People who believe in the PWE tend to have high internal locus of con- trol beliefs (Furnham, 1987; Lied & Pritchard, 1976; MacDonald, 1972; Mir- els & Garrett, 1971; Waters, Bathis, & Waters, 1975); conservative attitudes and beliefs (Furnham & Bland, 1982; Joe, 1974; MacDonald, 1971); high need for achievement (Furnham, 1987; McClelland, 1961); and individual- istic attribution styles (Furnham, 1982). Furthermore, as an individual differ- ence, independent variable PWE beliefs have been found to be powerful pre- dictors of work-related behavior (Greenberg, 1977, 1978, 1979; Merrens & Garrett, 1975).
Although it remains unclear how or indeed whether PWE beliefs are re- lated to economic development, both academic and lay people have been par- ticularly concerned with the PWE beliefs of young people (Schab, 1978). Harris and Stokes (1978), for instance, found evidence that certain groups of Black youth had lower PWE beliefs than Whites, paradoxically because the Blacks had higher self-esteem as a function of being able to fulfill lesser am- bitions.
Studies from numerous countries appear to show that young people re- main optimistic, highly motivated, and work oriented. In Belgium, Rosseel (1986) found they were instrumental and pragmatic in their choice of school subjects and that those who manifested an enterprising attitude, self- confidence, and optimism about the future developed an orientation to indi- vidualistic careerism. Similarly, in Australia in a study of nearly 1,000 young workers, Williams (1985) found strong adherence to the PWE. She argued that the PWE, measured by commitment to work, was stronger than ever because it provided ideological support for a system that still requires the discipline to labor. No doubt, until that changes, PWE beliefs are likely to remain high. In Great Britain, Breakwell and Fife-Schaw (1987) attempted to find which of a range of psychographic and demographic variables best predicted levels of motivation to use new technology in young people: The PWE came first, self-esteem second, year of school third, and fathers job fourth, with sex trailing behind and accounting for only a small, barely sig- nificant portion of variance in motivation.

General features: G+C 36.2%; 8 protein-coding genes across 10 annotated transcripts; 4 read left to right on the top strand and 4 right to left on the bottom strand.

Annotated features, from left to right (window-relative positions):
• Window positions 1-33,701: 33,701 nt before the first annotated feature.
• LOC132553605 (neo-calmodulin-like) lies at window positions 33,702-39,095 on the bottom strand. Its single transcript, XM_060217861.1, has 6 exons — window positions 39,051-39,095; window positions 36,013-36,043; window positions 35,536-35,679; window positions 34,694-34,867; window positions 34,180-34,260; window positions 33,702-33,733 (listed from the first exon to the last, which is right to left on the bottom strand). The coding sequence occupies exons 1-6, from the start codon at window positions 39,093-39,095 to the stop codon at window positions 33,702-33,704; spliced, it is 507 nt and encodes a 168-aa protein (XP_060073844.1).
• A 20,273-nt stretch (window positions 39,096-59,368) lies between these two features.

These results suggest that young peoples PWE beliefs are highly adap- tive in the modem world. Indeed, having low PWE beliefs seems to be asso- ciated with low self-esteem, poor well-being, and reactionary views. It is all the more important, then, according to numerous observers, that adolescents be inculcated with PWE beliefs. Nearly all the studies on PWE beliefs among young people have been conducted in developed countries, with two excep- tions. Munroe and Munroe (1986) found that school children in Kenya who were educated within the Quaker tradition held stronger PWE beliefs than those educated in nonreligious schools. Stones (1988), in his study of South
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African school children, also emphasized the role of religion, in this case Calvinism, in the development of PWE beliefs. He found, as predicted, that Whites had stronger PWE beliefs than Blacks.